“Hope” is the thing with feathers
Barbara Pratt mesmerized a packed house last night with a tour de force performance of William Luce’s one-woman play The Belle of Amherst. Written in 1976, the piece casts the audience as visitors to the Amherst, Massachusetts home of poet Emily Dickinson. She greeted us with cake, reciting the recipe (it was available to sample after the performance.) At the beginning, her staccato movements and rapid, clipped speech made her seem like a skittish bird – wary of strangers. As the play progressed, she became warmer and more expansive, like an old friend.
Luce doesn’t sketch a biography of Dickinson per se; rather, he uses her writing to frame a meta poem of sorts – the frequent verses are incorporated organically into a work that is itself poetic. As embodied by Pratt, the illusion was of a restless creative force unleashed before our eyes. The actress didn’t falter over the marathon recitation – although my watch said it had been two hours, the performance felt much shorter and our visit ended too soon.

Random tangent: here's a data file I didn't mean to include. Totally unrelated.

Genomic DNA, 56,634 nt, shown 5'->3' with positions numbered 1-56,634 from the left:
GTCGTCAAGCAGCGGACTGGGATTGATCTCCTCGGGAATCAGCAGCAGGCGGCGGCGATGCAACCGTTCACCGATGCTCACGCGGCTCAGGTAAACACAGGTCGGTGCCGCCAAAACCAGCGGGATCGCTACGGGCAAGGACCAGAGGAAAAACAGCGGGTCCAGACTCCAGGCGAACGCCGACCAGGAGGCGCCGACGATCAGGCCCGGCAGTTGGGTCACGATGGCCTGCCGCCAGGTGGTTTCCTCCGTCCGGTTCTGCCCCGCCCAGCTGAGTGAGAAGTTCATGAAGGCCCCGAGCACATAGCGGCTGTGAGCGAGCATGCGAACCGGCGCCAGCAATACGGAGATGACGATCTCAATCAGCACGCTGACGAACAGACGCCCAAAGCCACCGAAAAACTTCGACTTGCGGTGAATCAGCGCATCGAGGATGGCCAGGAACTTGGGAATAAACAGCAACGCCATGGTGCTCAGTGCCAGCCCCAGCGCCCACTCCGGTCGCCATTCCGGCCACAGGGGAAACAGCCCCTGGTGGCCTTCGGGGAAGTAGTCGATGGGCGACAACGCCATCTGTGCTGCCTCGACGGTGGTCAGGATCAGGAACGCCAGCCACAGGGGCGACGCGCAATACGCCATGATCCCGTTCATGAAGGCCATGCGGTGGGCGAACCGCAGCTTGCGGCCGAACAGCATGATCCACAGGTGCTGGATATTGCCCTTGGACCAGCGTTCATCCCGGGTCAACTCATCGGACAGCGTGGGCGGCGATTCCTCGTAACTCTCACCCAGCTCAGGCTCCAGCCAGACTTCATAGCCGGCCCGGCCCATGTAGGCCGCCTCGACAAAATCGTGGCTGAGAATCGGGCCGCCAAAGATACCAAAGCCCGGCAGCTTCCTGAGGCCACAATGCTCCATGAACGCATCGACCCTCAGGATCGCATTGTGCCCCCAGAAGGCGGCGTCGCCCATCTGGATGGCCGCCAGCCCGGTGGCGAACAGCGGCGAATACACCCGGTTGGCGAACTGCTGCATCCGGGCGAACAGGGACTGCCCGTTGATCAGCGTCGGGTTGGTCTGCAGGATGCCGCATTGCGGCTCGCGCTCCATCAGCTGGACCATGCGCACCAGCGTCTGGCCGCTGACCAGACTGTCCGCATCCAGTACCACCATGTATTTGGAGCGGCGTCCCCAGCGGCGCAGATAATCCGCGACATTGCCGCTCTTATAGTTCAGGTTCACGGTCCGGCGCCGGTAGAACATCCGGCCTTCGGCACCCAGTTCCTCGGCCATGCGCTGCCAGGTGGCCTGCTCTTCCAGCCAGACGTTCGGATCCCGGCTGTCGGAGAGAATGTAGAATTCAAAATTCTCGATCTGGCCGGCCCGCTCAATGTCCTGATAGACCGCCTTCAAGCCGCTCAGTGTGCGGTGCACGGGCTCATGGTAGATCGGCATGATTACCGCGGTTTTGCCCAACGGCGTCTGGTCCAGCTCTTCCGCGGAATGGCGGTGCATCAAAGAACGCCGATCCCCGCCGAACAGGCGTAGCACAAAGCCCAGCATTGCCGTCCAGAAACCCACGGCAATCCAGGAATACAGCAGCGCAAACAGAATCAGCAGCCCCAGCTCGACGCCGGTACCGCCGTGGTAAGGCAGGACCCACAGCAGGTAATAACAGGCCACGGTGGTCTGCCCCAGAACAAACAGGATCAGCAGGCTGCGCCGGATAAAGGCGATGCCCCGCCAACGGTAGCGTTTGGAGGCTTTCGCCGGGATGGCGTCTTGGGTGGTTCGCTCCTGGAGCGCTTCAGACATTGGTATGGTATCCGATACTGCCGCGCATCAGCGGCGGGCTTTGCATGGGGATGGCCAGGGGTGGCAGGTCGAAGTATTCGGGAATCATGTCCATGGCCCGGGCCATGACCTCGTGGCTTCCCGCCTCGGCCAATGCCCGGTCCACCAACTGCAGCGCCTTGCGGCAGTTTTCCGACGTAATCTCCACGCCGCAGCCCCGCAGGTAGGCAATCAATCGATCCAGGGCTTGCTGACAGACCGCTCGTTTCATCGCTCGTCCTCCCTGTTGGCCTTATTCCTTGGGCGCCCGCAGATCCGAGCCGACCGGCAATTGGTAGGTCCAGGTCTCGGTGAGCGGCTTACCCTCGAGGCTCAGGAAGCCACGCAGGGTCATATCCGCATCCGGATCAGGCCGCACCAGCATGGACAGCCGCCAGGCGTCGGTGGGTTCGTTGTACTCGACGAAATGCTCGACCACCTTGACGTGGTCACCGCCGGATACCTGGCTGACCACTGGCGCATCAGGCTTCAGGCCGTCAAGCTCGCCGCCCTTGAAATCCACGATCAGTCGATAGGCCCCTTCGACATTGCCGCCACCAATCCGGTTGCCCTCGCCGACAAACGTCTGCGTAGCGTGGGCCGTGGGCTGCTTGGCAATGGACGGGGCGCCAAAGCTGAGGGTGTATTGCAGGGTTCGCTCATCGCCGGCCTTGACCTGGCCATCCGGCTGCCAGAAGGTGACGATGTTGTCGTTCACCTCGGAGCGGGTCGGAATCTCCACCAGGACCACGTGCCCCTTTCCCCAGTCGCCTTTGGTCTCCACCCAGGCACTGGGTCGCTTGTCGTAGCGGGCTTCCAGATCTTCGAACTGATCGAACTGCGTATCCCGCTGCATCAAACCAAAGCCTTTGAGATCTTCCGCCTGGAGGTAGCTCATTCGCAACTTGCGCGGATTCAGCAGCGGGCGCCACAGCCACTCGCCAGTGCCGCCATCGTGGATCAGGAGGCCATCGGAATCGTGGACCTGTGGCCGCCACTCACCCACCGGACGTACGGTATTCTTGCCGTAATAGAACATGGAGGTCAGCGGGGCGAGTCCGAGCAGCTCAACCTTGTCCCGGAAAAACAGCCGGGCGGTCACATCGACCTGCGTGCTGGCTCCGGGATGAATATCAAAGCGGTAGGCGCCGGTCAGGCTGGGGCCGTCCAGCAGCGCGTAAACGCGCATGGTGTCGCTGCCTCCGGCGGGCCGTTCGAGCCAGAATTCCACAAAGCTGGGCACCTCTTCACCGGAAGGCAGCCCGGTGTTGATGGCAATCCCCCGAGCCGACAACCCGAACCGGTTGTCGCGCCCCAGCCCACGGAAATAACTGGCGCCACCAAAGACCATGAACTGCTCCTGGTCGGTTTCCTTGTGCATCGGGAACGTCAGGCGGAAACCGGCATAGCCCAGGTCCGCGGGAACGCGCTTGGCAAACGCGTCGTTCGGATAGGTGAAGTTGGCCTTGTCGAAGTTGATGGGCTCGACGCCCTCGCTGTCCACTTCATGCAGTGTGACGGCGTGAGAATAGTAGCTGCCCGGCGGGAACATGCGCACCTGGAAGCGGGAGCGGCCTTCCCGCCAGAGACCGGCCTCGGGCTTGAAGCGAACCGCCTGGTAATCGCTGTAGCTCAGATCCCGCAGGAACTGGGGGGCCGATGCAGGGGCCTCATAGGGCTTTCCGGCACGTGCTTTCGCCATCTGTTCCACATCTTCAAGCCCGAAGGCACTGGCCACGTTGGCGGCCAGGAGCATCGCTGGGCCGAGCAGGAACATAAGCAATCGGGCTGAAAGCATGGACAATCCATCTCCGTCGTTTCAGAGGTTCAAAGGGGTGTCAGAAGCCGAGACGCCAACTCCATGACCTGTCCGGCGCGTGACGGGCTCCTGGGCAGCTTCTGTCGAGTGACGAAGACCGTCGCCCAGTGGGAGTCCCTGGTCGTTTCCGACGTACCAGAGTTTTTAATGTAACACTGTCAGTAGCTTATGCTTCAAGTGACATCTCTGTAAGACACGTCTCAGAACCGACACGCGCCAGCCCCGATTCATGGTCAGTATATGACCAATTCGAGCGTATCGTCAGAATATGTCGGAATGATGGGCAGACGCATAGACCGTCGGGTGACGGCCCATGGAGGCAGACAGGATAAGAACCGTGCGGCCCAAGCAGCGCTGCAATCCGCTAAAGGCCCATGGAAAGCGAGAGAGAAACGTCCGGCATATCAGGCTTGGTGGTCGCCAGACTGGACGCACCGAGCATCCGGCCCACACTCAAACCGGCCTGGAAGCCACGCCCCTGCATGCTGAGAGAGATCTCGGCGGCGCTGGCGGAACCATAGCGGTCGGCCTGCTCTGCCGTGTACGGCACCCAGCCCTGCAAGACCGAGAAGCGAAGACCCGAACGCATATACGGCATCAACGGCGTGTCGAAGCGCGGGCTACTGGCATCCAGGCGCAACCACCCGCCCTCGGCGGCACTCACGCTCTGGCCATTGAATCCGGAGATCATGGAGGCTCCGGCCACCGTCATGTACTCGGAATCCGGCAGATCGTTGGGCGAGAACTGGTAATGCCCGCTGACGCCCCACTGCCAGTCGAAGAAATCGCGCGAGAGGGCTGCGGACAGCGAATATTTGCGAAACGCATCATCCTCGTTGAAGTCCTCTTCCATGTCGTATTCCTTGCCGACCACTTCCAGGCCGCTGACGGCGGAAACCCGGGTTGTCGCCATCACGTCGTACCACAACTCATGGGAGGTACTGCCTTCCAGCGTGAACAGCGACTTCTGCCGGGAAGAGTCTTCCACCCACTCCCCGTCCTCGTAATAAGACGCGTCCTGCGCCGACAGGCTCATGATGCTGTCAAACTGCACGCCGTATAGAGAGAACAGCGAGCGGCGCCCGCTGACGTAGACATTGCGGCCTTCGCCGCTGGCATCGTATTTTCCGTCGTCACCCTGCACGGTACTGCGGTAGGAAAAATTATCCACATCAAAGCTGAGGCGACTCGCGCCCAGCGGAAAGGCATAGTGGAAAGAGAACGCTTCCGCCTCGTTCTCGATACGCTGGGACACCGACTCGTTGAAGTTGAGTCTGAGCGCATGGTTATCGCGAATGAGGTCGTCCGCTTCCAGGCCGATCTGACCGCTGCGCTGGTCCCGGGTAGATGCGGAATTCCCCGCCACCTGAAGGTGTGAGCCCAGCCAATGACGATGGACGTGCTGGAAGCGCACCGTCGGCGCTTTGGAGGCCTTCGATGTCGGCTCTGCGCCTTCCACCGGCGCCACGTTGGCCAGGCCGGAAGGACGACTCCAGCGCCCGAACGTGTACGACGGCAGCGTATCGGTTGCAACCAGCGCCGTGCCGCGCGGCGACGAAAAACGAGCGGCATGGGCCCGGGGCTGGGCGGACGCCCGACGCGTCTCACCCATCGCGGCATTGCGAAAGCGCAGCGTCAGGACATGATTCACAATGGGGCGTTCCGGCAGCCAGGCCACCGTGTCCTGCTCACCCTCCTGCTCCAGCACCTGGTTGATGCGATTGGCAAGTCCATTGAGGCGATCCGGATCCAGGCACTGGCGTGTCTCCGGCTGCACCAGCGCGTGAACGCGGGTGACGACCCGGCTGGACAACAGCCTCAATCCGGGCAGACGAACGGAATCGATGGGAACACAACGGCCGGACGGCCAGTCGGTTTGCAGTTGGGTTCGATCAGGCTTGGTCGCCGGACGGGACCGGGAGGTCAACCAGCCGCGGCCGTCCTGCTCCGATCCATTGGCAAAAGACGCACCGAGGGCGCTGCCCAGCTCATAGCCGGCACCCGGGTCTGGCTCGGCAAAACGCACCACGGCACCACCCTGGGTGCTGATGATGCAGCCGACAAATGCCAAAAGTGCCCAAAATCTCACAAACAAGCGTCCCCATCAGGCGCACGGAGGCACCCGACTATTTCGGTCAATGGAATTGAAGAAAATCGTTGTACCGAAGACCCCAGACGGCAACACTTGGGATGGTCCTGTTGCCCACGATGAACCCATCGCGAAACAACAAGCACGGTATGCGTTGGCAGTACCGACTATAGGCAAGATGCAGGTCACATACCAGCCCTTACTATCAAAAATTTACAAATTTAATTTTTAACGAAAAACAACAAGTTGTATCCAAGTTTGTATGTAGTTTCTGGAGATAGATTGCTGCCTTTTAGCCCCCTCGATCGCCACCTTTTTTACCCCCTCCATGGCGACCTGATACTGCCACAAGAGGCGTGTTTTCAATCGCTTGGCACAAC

The Kirkland Town Library’s Bristol Room was an ideal choice of venue. The audience entered past shelves of books, foreshadowing one of Luce’s main themes, the importance of words. Director/Designer Pat Stone’s set was compact and evocative, filled with details and props that enhanced the world being portrayed. The suggestion of different rooms, filled with windows that looked out on the world, was subtle but effective.
It’s one thing to write a poet’s biography – a collection of milestones and anecdotes that tell us what happened. It’s another, trickier thing to reveal the creative mind. At the end of a captivating evening, I knew just a bit more about Emily Dickinson’s life; the real gift of this production is that it made me understand, and feel, the poet’s greatness using her own words. Don’t miss this – one of the year’s best.